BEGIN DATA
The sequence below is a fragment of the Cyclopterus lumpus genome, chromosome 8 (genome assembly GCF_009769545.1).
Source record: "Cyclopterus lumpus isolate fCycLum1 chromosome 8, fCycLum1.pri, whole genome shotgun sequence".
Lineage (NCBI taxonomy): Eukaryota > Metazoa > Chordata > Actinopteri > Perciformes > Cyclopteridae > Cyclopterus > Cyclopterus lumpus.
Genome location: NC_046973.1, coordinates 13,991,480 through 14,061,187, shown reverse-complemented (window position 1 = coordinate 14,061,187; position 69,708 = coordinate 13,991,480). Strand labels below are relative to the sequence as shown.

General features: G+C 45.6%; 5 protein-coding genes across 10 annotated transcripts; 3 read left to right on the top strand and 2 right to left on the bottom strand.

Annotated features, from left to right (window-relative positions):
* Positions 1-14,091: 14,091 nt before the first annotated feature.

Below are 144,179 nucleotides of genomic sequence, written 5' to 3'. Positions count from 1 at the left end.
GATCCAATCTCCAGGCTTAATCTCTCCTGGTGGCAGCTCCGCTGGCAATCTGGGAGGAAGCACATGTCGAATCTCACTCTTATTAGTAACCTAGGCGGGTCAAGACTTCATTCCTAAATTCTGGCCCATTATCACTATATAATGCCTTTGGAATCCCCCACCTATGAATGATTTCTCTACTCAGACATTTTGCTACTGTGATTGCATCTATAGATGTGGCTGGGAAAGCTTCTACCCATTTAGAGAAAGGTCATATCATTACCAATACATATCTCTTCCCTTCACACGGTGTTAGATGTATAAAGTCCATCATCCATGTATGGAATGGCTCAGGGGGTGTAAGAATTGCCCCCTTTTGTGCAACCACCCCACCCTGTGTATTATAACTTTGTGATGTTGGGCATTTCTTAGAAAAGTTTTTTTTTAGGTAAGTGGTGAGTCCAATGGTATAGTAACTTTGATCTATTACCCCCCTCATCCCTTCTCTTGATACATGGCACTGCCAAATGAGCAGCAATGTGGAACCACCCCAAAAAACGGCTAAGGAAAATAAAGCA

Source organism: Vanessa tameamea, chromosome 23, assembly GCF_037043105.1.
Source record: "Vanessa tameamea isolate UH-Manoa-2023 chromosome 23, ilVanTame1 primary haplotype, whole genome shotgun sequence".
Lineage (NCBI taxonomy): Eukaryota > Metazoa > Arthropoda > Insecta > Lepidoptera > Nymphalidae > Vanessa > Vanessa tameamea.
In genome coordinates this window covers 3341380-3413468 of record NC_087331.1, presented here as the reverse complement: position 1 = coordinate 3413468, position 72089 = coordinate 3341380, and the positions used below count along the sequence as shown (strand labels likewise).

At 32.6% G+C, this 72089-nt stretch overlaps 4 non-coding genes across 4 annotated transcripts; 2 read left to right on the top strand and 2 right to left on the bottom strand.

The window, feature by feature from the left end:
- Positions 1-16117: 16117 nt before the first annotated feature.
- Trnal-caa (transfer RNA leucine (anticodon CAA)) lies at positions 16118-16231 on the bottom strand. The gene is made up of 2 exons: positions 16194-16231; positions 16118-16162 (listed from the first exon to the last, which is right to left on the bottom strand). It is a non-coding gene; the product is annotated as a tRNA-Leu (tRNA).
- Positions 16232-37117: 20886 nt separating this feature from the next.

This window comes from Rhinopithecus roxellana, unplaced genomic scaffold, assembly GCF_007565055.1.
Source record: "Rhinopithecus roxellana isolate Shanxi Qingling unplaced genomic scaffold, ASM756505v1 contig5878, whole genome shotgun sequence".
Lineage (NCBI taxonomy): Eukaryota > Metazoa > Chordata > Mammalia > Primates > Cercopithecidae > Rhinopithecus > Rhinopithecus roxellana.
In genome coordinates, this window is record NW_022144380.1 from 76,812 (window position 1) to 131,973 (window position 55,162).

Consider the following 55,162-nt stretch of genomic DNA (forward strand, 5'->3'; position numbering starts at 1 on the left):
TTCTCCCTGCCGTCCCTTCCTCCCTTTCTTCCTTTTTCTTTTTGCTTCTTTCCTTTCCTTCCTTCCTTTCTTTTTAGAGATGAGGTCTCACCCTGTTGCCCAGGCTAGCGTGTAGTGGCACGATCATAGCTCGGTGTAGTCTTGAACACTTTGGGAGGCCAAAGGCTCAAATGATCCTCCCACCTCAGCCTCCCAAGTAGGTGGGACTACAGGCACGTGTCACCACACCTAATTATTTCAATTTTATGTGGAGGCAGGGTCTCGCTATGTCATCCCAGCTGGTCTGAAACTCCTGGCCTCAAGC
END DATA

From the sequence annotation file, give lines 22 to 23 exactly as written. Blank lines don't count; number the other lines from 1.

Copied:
In genome coordinates, this window is record NW_022144380.1 from 76,812 (window position 1) to 131,973 (window position 55,162).

Consider the following 55,162-nt stretch of genomic DNA (forward strand, 5'->3'; position numbering starts at 1 on the left):